Moore County’s annual budgeting method has always been a little unstructured when it comes to its public schools. For years, the Board of Commissioners and Board of Education would look at the current budget; estimate new costs and needs vs. impact on taxes and the county’s overall budget; and then come up with an allotment to go with state and federal dollars.
In 2016, commissioners attempted to apply some budgeting consistency. Since education spending regularly was about 40 percent of the county’s overall revenue, it decided to tell the school district to plan on that percentage amount year-to-year. The district’s budget would rise in years when the county had more revenue and contract accordingly in bad times.
That lasted four years. Commissioners last year scrapped it after realizing that it wasn’t really being adhered to by either board.
But now a new plan for school funding has emerged, and while the details have yet to be outlined, the concept has real merit.
A Massive Change
New school board member David Hensley last week proposed the county mimic the state in setting up a per-pupil funding method for Moore County Schools. Funding would fluctuate each year based on state per-student funding and enrollment.
In addition, such a formula would also supply the district with additional local funding to cover cost increases driven — but not funded — by the state. That alone would be a massive change, for the school board is forever bemoaning having to cover the cost of new requirements imposed — but not paid for — by the state.
But wait, there’s more. Hensley’s proposal could address a long-standing thorn in the district’s side: charter school funding. Charters receive per-pupil funding from the state and the county in which that child lives. The district passes that money along to the charters.
In theory, money follows the child, so a student who was in the school district but transfers to a charter “takes” their funding with them. But there are charter school students who have never attended a district school. The commissioners do not allocate money specific to those students. Instead, the district, essentially, has to cover those students from other students’ per-pupil funding.
Hensley’s formula would have commissioners provide real funding for those students, as well as accounting for enrollment increases at those schools.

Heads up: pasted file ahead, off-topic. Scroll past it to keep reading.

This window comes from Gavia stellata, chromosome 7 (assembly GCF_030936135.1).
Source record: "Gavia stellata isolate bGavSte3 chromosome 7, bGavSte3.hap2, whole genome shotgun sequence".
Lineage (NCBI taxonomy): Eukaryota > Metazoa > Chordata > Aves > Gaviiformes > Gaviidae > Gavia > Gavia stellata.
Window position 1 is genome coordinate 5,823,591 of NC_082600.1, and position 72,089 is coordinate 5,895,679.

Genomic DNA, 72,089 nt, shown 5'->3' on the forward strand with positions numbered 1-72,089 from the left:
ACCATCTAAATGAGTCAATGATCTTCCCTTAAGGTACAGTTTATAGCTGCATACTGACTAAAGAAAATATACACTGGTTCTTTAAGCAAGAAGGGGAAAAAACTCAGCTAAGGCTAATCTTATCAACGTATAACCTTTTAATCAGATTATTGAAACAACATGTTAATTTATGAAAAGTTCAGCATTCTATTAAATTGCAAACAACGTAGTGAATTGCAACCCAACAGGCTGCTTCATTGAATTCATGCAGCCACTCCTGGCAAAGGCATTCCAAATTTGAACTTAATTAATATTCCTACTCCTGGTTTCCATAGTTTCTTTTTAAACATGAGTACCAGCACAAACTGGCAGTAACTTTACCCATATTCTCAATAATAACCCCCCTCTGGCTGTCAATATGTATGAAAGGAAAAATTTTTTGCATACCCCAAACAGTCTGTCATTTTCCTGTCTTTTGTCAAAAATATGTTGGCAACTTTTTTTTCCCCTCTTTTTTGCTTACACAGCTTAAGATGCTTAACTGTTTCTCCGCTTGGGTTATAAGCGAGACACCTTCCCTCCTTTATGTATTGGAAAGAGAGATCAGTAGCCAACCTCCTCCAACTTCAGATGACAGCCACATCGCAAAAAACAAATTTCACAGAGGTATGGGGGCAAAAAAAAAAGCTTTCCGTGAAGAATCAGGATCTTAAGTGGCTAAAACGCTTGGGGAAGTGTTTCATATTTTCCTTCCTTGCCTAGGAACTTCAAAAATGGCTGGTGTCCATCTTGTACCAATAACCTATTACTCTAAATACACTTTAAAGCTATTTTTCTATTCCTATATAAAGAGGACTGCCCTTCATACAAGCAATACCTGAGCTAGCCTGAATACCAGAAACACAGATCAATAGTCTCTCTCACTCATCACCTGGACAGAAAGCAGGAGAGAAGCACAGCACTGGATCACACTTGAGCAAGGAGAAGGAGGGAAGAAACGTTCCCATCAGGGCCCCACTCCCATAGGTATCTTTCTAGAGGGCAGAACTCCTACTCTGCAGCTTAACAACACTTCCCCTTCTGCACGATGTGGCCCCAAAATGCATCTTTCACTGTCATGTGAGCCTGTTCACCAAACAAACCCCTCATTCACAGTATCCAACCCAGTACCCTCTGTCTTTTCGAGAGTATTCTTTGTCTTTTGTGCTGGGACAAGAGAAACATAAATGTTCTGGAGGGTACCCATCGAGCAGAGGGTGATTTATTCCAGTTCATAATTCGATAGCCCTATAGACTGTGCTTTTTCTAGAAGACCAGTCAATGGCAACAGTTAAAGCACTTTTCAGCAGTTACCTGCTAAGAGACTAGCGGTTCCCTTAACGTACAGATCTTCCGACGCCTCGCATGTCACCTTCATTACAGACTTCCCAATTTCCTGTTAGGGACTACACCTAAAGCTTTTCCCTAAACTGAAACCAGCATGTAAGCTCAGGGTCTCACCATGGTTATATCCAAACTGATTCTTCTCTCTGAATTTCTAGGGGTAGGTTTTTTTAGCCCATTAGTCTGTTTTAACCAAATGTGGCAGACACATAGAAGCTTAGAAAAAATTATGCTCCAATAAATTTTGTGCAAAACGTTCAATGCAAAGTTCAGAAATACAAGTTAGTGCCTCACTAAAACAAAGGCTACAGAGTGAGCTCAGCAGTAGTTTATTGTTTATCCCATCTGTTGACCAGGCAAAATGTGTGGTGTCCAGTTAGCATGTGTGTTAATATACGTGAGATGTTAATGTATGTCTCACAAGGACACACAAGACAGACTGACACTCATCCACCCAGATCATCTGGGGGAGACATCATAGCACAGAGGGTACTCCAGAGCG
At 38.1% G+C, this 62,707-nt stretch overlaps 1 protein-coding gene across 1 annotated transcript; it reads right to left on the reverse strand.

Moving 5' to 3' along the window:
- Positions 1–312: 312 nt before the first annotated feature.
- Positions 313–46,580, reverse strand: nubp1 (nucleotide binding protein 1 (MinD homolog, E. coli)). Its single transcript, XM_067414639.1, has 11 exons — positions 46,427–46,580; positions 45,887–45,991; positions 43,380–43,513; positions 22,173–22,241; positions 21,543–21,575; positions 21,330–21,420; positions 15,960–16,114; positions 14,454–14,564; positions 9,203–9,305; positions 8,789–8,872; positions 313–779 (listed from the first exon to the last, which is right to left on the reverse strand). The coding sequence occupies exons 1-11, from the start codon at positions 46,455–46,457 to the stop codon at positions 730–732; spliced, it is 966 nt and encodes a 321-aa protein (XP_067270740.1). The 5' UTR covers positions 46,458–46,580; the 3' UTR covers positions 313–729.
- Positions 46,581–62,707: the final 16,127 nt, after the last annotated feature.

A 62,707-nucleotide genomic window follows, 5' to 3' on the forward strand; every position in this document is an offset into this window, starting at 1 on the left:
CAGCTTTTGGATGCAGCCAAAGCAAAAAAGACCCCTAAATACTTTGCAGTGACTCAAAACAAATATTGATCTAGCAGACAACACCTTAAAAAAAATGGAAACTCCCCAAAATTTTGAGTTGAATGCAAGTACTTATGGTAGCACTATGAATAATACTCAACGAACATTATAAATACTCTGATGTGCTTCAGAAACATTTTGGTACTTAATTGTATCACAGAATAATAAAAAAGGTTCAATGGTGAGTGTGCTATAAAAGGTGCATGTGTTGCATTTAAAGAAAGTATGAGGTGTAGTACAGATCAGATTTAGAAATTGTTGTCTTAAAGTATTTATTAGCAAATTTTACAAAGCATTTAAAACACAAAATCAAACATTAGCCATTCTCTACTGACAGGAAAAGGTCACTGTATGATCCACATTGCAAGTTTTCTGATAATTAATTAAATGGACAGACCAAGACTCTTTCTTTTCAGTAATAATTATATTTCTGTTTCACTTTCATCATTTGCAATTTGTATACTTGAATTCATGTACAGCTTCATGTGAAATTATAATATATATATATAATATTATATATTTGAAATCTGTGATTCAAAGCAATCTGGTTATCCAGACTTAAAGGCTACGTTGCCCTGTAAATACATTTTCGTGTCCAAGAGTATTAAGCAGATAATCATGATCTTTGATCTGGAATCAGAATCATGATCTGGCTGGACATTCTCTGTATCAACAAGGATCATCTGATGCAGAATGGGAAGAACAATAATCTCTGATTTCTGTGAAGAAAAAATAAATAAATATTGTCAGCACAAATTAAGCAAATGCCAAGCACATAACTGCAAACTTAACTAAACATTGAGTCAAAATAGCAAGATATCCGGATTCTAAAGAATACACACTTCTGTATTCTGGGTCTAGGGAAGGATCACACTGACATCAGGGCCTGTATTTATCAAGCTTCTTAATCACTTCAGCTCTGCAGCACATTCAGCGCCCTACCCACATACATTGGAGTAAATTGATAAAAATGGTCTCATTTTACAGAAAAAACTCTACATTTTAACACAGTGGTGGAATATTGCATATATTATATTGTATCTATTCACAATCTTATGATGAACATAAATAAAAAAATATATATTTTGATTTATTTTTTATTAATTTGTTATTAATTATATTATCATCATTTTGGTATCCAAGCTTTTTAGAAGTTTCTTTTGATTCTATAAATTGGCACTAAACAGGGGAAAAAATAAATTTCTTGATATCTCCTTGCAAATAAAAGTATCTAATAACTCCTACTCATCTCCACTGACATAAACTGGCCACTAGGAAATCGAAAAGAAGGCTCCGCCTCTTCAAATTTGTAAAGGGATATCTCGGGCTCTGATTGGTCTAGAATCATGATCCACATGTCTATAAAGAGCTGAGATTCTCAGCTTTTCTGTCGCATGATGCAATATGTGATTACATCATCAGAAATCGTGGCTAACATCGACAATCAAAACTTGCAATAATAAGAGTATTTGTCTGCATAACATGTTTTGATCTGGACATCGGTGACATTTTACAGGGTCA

We can only imagine Schools Superintendent Bob Grimesey’s heart bursting with joy at hearing this proposal come from a staunch conservative Republican, but he remained in character.
“Currently there is no funding formula, which leaves us with just a process by which we try to build school board consensus on what the needs are, and what the cost of those needs are and to run that up against what the county projects as its revenues absent a tax increase,” he said. “It would be the superintendent’s desire that the board work with the county commissioners to come up with a funding formula. I think a funding formula, regardless of the metrics of it, would be very healthy for our community and our school district.”
We can also imagine what the heart of County Manager Wayne Vest must be doing about now. Someone should check on him.
Vest and the commissioners have done their level best to keep education spending in check over the years. It’s not like asking for more money hasn’t been tried before. God bless David Hensley if he thinks he’s got a new trick for this old dog.
“There’s not a soul in this county who doesn’t want to get our schools up to speed. I believe the county commissioners will share that view,” he said. “They just need a proposal that they can get behind that doesn’t include tax increases or a big bond issue that needs to be voted for.”
So while God is in the details, so is the devil. Let’s see more on this idea to figure out which.